As soon as he saw Hannah walking, Anthony decided it wasn’t any fun to be strapped into the car, and he started shouting at me to unbuckle him. I told him to stay put until we checked out, and the little stinker shimmied his way out of the seat belt and crawled loose. Then he stuck his tongue out at me and said, “Ha ha!” He decided that rather than being IN the cart, he should be UNDER it, so he tried to crawl into the basket underneath, and I caught him by a foot and dragged him out before he could get stuck. Then he wanted gum, and when I told him to put it back, he swiped his arm across the display, knocking several packages to the floor.
I counted to ten, picked up the gum, and then picked up my little boy, who instantly began squirming and kicking. “PUT ME DOWN!” he yelled. “PUT ME DOWN RIGHT NOW, MOMMY!!!” I told him I could only put him down if I could trust him to be calm, and in response he opened his mouth wide, took a deep breath, and began screaming as loudly as he could.
The heads popping up from behind 20+ registers reminded me of watching Meerkats at the zoo.
Still confident I could talk him out of his tantrum (mistake #4, or is it #5 already?), I rocked him and tried to soothe him. He raged and fought and screamed and clawed and spit at me, and at that point I knew we were in the middle of a massive power struggle. (It was his intermittent giggling that tipped me off. Unluckily for him, I don’t embarrass that easily, so I was willing to ride it out, no matter how loud he got.)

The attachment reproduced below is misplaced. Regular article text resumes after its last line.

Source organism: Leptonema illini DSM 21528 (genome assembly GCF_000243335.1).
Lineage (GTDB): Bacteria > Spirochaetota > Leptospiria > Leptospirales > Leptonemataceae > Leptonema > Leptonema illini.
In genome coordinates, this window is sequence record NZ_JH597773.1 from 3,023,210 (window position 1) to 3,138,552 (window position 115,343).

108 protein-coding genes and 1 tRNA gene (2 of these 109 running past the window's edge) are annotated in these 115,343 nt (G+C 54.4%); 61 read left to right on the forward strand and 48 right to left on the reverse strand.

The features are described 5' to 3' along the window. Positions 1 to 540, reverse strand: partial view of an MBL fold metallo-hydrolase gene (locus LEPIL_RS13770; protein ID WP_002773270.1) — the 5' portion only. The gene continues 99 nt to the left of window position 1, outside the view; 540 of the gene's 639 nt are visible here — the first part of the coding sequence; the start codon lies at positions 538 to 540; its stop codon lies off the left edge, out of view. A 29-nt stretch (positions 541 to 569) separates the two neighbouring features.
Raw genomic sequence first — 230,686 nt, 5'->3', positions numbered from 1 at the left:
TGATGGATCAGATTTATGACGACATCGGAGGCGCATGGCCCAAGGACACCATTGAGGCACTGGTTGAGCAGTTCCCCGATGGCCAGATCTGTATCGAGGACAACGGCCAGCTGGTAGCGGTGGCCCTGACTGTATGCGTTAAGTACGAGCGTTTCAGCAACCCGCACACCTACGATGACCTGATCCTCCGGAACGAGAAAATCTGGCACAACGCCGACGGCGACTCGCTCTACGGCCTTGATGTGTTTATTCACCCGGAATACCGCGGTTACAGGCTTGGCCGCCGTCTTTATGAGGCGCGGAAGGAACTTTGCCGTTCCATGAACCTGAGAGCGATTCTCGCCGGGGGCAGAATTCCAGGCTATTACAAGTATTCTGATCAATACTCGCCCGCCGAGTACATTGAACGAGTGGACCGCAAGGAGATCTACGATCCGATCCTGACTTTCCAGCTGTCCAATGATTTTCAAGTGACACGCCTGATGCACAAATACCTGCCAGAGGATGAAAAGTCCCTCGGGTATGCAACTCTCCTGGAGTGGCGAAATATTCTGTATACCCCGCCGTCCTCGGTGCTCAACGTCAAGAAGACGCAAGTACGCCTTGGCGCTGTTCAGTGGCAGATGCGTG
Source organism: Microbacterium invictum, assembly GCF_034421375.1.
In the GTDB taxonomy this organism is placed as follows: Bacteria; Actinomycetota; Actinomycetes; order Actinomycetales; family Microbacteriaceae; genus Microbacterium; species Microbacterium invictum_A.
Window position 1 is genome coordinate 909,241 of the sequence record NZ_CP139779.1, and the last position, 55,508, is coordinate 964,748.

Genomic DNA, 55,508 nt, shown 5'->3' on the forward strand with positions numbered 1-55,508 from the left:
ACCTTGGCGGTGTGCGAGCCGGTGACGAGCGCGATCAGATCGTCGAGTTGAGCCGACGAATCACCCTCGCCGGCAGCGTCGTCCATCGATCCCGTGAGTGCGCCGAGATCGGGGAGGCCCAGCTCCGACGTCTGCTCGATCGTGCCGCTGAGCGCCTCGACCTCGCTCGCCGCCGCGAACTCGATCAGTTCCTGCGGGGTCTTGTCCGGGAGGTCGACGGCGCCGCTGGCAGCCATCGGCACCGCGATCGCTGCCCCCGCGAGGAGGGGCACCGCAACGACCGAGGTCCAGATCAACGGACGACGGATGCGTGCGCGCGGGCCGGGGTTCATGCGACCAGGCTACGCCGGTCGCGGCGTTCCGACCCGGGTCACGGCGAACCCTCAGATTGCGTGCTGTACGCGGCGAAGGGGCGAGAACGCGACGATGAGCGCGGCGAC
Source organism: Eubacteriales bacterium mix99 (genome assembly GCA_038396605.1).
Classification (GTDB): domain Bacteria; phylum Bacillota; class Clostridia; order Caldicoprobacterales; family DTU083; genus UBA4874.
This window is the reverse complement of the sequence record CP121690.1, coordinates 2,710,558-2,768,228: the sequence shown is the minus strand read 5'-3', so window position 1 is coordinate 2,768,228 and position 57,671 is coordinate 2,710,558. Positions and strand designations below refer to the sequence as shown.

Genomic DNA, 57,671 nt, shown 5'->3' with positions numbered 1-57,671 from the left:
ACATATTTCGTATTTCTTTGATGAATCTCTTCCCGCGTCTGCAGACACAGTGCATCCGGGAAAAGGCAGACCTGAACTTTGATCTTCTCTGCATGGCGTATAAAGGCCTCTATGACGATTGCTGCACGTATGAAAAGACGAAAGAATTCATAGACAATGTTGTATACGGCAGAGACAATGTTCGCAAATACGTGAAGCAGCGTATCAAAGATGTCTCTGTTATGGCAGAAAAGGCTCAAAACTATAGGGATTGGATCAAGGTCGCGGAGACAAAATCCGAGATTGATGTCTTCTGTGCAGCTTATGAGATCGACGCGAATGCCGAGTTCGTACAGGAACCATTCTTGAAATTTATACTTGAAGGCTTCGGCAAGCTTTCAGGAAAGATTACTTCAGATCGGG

The woman in front of us finished paying for her groceries, shot me a sympathetic look, and headed out. “Paper or plastic?” the cashier asked me.
Her: PAPER OR PLASTIC?
Me: I DON’T CARE. WHATEVER WILL GET ME TO MY CAR THE FASTEST.
Her: (grinning) DID YOU FIND EVERYTHING YOU NEEDED TODAY?
Me: YES, THANK YOU. I SEEM TO HAVE FOUND THIS TANTRUM, TOO, AND IT MOST DEFINITELY WAS NOT ON MY LIST.
Me: NEVER MIND. (shaking head for emphasis)
Her: ANY STAMPS OR ICE?
Me: EVEN IF I NEEDED THEM…
Her: RIGHT. CREDIT OR DEBIT?
Her: THANK YOU. GOOD LUCK. I HOPE YOUR DAY GETS BETTER!
Me: (trying not to cry) THANK YOU. I’M SORRY.
(Did you notice the entire conversation was shouted? Every word of it. Anthony screamed the entire time.)
I pulled my cart out from behind the register one-handed while Hannah got back into the car and covered her ears. The lovely retired woman waiting behind me in line took a few steps forward, touched my arm, and said, “You’re a good mom. A really good mom. You’re doing the right thing.” It was all I could do to keep from throwing my arms around her neck and kissing her with gratitude, or falling into a giant, weeping puddle at her feet. Instead, I smiled, told her thank you, took a deep breath, held my head high, and began my one-armed march through the store to the parking lot, fighting that stupid cart the whole way to the van.
[Dear nasty Harmons customers and/or employees: I’m so sorry about the commotion we caused at the 7th Street store yesterday at approximately 12:30 PM. Thank you to those who shared your snide comments so loudly. They really helped. I hope you were entertained somewhat, even if you were left just a bit more hard-of-hearing. If nothing else, be grateful that your children would NEVER behave that way in public, and pat yourselves on the back for being much more competent parents. And then bite me. Sincerely, Kemi]
As I buckled him into his car seat, Anthony spit in my face. (At least the screaming had stopped. Once we got outside, he lost his audience.) During the three-minute ride home, I got to listen to variations of “Mommy is stupid. I am going to cough in Mommy’s face when we get home. *cough, cough* Mommy, did you hear me? You are STUPID. I am going to cough on you. So ha ha!” It was about that time I looked down and saw my arm bleeding where he had scratched two deep gashes into it.
Could you fall all over yourselves telling me that it’s just a stage he’ll outgrow? I really can’t hear that enough lately.
And for the love of PETE, could someone please explain to me why I feel so compelled to add another child to this family?